Why are Hedge Funds Betting on this Oil Stock?
Shweta is a member of The Motley Fool Blog Network -- entries represent the personal opinion of the blogger and are not formally edited.
Transocean’s (NYSE: RIG) stock is currently trading at ~$44.98 and is down by over 48% since the Deepwater Horizon oil spill in April 2010. Although now the company is showing some signs of recovery, as its shares are up ~15% year to date. In a recent US Court ruling for the Federal Circuit, the rig contractor has won a dispute with the Copenhagen, Denmark based company Maersk. The litigation is a five year old patent infringement case for Transocean’s dual-activity technology.
On the other hand, in a recent settlement with the U.S. Justice Department, BP (NYSE: BP) has been found guilty for what happened at the Deepwater Horizon oil spill, and the company has been charged with a penalty of $4.50 billion. Despite this, BP is on the path towards full recovery, and has a targeted divestiture program of $38 billion that is nearing completion. Proceeds from the divestiture will be invested into the upstream and downstream remodeling strategy. BP is also committed to creating shareholder value, with an annual EPS of $4.98 and a forward P/E of 4.54.
Underwater oil drilling has always been a strong growth area with the discovery of new sites for explorations and increasing demand in the market. That's why Transocean has been favored by many hedge fund managers. Transocean is among the holdings of the hedge fund Omega Advisors, owned by Leon Cooperman, former Chairman and CEO of Goldman Sachs Asset Management. He increased his holdings in Transocean 19%, thus bringing his total investment in the company to $136,607, with Transocean’s stake in the fund to 2.74% of the fund’s total portfolio.
Apart from an investment in Transocean, one more company that was picked by Omega is Walgreen (NYSE: WAG). Omega Advisors bought a new stake in Walgreen worth $68,660; 1.37% of the total portfolio. Walgreen has strong growth prospects given its low cost benefit and global presence. The recent announcement of Medicare Part D plan to become a preferred pharmacy chain and the acquisition of Alliance Boots will drive incremental benefits for the firm. This acquisition will help Walgreen transform itself into a major lifestyle chain.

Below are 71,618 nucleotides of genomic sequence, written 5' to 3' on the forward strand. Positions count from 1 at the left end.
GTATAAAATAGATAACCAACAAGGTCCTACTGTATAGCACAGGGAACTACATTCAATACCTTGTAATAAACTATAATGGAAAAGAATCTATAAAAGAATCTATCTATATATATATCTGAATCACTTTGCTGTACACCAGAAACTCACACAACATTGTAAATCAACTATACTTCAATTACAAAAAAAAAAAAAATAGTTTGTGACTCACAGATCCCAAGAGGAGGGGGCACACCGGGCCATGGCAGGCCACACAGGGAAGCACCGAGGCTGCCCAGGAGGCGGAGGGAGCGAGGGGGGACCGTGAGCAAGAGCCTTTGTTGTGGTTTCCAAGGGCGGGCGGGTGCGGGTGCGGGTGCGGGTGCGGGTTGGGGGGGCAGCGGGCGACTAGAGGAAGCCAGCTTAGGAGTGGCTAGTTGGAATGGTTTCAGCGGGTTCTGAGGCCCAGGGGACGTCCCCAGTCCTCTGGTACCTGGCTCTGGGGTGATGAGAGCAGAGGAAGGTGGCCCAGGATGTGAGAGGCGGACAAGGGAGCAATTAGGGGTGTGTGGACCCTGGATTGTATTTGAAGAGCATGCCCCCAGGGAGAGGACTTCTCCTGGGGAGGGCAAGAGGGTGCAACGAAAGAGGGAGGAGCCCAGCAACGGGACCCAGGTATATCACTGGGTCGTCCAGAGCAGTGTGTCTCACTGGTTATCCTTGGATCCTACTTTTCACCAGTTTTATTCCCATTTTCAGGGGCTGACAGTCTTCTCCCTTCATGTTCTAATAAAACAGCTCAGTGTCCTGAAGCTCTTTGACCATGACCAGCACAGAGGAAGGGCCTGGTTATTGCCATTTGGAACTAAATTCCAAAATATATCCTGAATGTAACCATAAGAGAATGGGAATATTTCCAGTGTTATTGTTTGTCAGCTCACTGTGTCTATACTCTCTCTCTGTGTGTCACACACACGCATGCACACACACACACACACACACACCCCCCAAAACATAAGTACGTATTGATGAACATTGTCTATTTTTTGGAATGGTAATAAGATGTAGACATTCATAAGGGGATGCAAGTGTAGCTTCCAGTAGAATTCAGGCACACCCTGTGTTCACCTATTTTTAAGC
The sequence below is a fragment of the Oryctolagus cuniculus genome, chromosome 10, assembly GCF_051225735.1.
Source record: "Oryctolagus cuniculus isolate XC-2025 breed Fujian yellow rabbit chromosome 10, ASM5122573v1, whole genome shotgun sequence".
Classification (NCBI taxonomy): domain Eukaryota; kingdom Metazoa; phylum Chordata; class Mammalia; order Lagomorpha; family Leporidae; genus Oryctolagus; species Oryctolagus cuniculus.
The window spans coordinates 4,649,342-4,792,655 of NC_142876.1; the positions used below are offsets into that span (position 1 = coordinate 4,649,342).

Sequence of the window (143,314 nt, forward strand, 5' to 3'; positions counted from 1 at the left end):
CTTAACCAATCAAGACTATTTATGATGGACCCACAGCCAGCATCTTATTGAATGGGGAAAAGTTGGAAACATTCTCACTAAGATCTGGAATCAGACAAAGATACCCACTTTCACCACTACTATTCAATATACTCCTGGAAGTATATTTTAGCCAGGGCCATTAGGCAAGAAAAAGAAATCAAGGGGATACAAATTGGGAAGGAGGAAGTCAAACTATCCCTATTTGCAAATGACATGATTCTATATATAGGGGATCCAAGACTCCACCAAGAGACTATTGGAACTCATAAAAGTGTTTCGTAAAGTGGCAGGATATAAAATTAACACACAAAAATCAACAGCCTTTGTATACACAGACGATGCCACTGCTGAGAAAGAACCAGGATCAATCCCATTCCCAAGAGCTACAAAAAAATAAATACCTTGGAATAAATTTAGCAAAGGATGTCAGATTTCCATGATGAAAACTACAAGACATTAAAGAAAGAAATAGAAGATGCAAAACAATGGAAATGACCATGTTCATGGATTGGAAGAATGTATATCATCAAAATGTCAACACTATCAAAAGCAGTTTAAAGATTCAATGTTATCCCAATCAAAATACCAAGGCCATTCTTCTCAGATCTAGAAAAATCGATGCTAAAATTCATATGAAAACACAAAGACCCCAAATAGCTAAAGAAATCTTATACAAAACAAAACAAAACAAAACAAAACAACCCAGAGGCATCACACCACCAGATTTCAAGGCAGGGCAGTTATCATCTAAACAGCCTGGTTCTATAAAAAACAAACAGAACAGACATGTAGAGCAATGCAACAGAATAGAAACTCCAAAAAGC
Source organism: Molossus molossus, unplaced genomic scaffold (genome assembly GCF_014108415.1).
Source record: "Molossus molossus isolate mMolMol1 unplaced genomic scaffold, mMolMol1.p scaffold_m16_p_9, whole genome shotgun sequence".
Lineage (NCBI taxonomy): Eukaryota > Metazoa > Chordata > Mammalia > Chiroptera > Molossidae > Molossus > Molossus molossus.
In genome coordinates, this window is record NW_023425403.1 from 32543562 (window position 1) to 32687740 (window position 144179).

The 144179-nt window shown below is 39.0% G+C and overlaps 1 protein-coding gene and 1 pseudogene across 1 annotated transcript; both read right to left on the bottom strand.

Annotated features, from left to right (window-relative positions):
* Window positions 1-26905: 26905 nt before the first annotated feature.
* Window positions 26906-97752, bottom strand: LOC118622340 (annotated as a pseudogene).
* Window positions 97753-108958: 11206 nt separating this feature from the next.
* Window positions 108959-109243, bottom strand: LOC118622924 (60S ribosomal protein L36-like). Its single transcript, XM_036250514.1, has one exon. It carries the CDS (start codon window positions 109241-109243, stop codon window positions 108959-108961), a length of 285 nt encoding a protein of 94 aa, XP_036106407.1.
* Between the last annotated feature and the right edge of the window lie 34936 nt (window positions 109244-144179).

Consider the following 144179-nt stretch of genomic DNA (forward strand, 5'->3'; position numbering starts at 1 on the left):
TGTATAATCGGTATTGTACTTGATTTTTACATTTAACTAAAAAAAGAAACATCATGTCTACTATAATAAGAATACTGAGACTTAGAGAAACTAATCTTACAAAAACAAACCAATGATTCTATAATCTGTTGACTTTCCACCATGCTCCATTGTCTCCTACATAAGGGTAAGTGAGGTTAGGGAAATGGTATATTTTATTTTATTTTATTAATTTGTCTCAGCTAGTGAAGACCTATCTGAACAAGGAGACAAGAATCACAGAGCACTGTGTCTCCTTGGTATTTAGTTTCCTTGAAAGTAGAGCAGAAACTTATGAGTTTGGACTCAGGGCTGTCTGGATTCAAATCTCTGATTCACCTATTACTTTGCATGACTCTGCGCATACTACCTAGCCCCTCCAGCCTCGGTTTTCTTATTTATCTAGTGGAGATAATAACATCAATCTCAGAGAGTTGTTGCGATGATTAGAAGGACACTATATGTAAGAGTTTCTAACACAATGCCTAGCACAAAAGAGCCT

Other than Omega Advisors, there are a few more hedge funds that are investing in Transocean. Transocean is the third biggest holding in the portfolio of King Street Capital, managed by Brian Higgins. It must be pointed out here that King Street is known for investing in distressed companies.
Besides Transocean being a favorite for the hedge funds, I'd also like to point out some of the deals and sales that the company has made recently that will add to its already strong fundamentals.
The Discoverer Americas (ultra deepwater floater) – Transocean received a two year contract from Statoil ASA, a Norwegian oil giant, in the U.S. Gulf of Mexico. The contract starts in May 2014 at a daily rate of $600,000, up from $509,000.
The GSF Grand Banks (midwater floater) – Transocean received a 32 month contract from Husky Energy, a Canadian Oil giant, at a daily rate of $410,000, up from $297,000, to work in Canada.
The GSF Monarch (high-specification jackup) – Transocean received a 18 month contract to work in the North Sea at a daily rate of $162,000, up from $95,000.
Transocean Winner - Marathon exercised a six-well option to operate in the Norway part of the North Sea at $461,000 a day.
Royal Dutch Shell – Winning a 10 year contract worth $7.6 billion is the largest deal in Transocean’s history. Under the deal, it will provide four newly built ultra-deepwater drillships. The four rigs will be built starting in the final quarter of 2013, with first delivery from its shipyard scheduled in mid-2015.
As part of its divestiture strategy Transocean is reducing its exposure to the lower specification, less differentiated assets. It is finalizing the sale of 38 standard jack-ups and one barge rig to Shelf Drilling, in addition to another nine standard jack-ups. The Competition Commission of India has given approval for the $1.05 billion deal.
In conclusion, the total backlog for the company now stands for $1.1 billion in new contracts and extensions, which highlights the strength in the drilling market. With its divestiture strategy, the company is now focusing more on high-specification jack up rigs and planning for a debt free balance sheet. Additionally, with an impressive forward P/E of 9.58, it is on the verge of recovering and has the potential to fulfill revenue expectations.
ShwetaDubey has no positions in the stocks mentioned above. The Motley Fool owns shares of Transocean. Try any of our Foolish newsletter services free for 30 days. We Fools may not all hold the same opinions, but we all believe that considering a diverse range of insights makes us better investors. The Motley Fool has a disclosure policy. Is this post wrong? Click here. Think you can do better? Join us and write your own!